by Scott Whipple
At Wednesday’s Historic Preservation Commission meeting, the HPC completed their review of the calendar year 2010 historic preservation tax credit applications, recommending approval of a total of 59 applications. The projects represent nearly $1 million invested, much of which went directly into Montgomery County’s economy in the form of maintenance to and rehabilitation of historic properties designated in the County’s Master Plan for Historic Preservation. And the credits put $98,344 back in the pockets of county property owners.
A study of the Maryland rehab tax credit program, prepared by the Abell Foundation in 2009, called historic preservation tax credits a “community revitalization engine.” The Abell report found that the state program stimulated investment, created jobs, and improved economies. In … Continue reading
Scientific American’s special issue on cities covers nearly every urban topic you can think of, from the not so lost aromas of New York’s Fulton Fish Market to the history of the toilet and its influence on the growth of cities. From China to Saudi Arabia, from street markets to solar energy, the issue examines technological and social aspects of urban settlements.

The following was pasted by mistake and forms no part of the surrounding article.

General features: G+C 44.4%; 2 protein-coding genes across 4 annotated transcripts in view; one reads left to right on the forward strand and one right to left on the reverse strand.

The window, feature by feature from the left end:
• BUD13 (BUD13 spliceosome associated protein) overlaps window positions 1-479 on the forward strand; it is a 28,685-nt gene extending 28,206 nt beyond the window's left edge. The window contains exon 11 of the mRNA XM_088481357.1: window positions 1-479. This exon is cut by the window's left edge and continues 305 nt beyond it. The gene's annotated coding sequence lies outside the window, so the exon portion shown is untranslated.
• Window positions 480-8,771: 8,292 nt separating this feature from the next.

Closer to home, one article asks “Can Suburbs be Designed to Do Away with the Car,” using King Farm in Rockville as an example of the challenges inmaking suburbs and suburbanites transit-friendly. There are plenty of reader comments with the usual claims of elitism and happiness; see where your ideas fall.